Apparently the best way to ‘make the most of your time at university’ is to ‘get involved’ in ‘campus life’. So the Involvement Fair is the first opportunity that new students, like me, have to talk to less-new students about the things to do around here when you’re not studying.
The university takes activities and involvement very seriously. When you enter the Student Union Building you are greeted with this imposing message overhead:
For an entire week before the fair, my inbox was peppered with links to the list of organisations that would be represented. The list of clubs and their descriptions (accessed here) made for entertaining reading. I found myself imagining what types of people join what types of club. Would any of them have me? If you were in your mid-30s at university, what group should you join?
So on Wednesday afternoon for five solid hours the road was filled with students in matching T-shirts or costumes, handing out flyers, brandishing props, and manning tables with give-away merchandise, and sign up sheets. I headed down with my phone and an open mind.
Each club had a tri-fold cardboard display board, which had been decorated with coloured paper, photographs, typed-up “mission statements” and photographs and stuck on with craft glue. It was amateur and very charming and reminded me that not everything young people do these days is organised entirely through social media. No, there they all were. Looking each other in the eye and having conversations. Just like old times.
(I was too embarrassed to take a photo of the front of displays because I have discovered that it is only cool to take photos around campus if you are taking a selfie.)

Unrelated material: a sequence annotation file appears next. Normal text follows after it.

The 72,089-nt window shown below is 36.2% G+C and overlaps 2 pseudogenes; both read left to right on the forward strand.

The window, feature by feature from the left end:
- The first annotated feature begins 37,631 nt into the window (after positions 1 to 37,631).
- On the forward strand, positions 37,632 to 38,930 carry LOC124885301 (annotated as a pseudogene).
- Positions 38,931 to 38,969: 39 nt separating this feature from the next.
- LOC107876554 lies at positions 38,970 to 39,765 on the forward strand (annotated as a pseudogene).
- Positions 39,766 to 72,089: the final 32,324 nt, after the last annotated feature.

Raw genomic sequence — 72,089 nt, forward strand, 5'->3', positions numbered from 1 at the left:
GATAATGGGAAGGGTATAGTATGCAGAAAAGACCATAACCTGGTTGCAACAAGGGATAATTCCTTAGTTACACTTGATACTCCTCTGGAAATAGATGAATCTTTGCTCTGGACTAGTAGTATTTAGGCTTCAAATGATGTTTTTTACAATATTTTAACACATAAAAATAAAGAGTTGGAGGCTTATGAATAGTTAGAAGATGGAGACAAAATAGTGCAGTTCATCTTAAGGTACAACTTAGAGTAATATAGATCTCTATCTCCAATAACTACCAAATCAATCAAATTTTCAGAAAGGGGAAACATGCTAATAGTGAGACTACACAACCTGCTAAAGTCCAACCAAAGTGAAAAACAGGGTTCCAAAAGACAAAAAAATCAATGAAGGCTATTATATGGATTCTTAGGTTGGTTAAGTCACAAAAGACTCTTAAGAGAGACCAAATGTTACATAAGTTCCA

I had spied a small-scale version of this recruitment method a week earlier when the fraternity and sorority houses set up stalls to enlist new members from the undergrad population. Many of the frat-boys and sor-sisters were wearing T-shirts that said ‘Go Greek’ which appears to be the way to express your support of all ‘Greek Lettered Social Living Communities’. They were there in force again at the Involvement Fair.
It was heart-warming to see a large number of stalls under the ‘Community Outreach’ banner. This university is indeed a place of social justice. It was less heart-warming to overhear this from one female undergrad to another as she passed by these volunteer and charity groups.
“Uh. Helping people. I am done with HELPING people!”
As I wandered through, I stopped to speak to the cheerleaders (finally spotted them!), and discovered that in fact they are a ‘dance and performance’ group.
Opposite the dancers I was happy to discover at that a TEDx conference will take place on campus later this month. I toyed with the idea of joining the tennis club, until I realized it was less about social hitting and exercise and more about winning matches against other New England universities. I ignored the cries coming from the physics club stand. Likewise the rowing guys dressed in zoot suits and carrying oars aloft through the crowd. No there was only one club I was determined to join.
Ski and snowboard club. It is going to be a long winter here in CT and I am looking forward to the playground the snow will create on my doorstep. When I finally located their stall, I walked up and said hello. The 19 year-old-guy behind the stand was less than happy about having to explain the offerings of the ski club to a mid-30s grad student, and he made no effort to disguise his discomfort. Undeterred I left my name and email on the sign-up sheet with the hope of using the ski shuttle buses and discounted lift tickets to my advantage later this year. I suspect he may have crossed my name off the list, or it will “accidentally” be left off the initial email, but that is okay. Thanks to the Student Union website I know how to track them down.
After an hour of inspecting the stalls, I decided to find a club that offered something that I had never done before. This is the year I am trying new things.
So Festival Chorus it is. Yes. I have joined the choir.